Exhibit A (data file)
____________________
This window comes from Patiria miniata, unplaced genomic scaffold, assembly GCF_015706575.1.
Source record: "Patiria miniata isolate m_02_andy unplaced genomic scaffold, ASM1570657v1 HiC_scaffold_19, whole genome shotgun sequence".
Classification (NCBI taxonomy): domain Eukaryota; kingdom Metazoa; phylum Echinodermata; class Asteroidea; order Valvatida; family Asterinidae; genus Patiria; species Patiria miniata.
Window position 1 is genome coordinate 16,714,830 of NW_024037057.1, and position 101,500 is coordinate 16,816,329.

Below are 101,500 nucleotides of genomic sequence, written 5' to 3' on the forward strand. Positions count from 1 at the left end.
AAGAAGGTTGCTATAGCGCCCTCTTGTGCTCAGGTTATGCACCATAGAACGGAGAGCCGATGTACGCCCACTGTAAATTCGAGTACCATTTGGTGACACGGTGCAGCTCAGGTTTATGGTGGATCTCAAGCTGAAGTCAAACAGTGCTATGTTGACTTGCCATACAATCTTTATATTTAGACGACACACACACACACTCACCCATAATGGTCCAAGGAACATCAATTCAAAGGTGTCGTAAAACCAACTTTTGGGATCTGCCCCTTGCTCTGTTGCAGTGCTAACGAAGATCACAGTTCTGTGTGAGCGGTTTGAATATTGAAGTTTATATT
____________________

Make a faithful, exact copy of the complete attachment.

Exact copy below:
This window comes from Patiria miniata, unplaced genomic scaffold, assembly GCF_015706575.1.
Source record: "Patiria miniata isolate m_02_andy unplaced genomic scaffold, ASM1570657v1 HiC_scaffold_19, whole genome shotgun sequence".
Classification (NCBI taxonomy): domain Eukaryota; kingdom Metazoa; phylum Echinodermata; class Asteroidea; order Valvatida; family Asterinidae; genus Patiria; species Patiria miniata.
Window position 1 is genome coordinate 16,714,830 of NW_024037057.1, and position 101,500 is coordinate 16,816,329.

Below are 101,500 nucleotides of genomic sequence, written 5' to 3' on the forward strand. Positions count from 1 at the left end.
AAGAAGGTTGCTATAGCGCCCTCTTGTGCTCAGGTTATGCACCATAGAACGGAGAGCCGATGTACGCCCACTGTAAATTCGAGTACCATTTGGTGACACGGTGCAGCTCAGGTTTATGGTGGATCTCAAGCTGAAGTCAAACAGTGCTATGTTGACTTGCCATACAATCTTTATATTTAGACGACACACACACACACTCACCCATAATGGTCCAAGGAACATCAATTCAAAGGTGTCGTAAAACCAACTTTTGGGATCTGCCCCTTGCTCTGTTGCAGTGCTAACGAAGATCACAGTTCTGTGTGAGCGGTTTGAATATTGAAGTTTATATT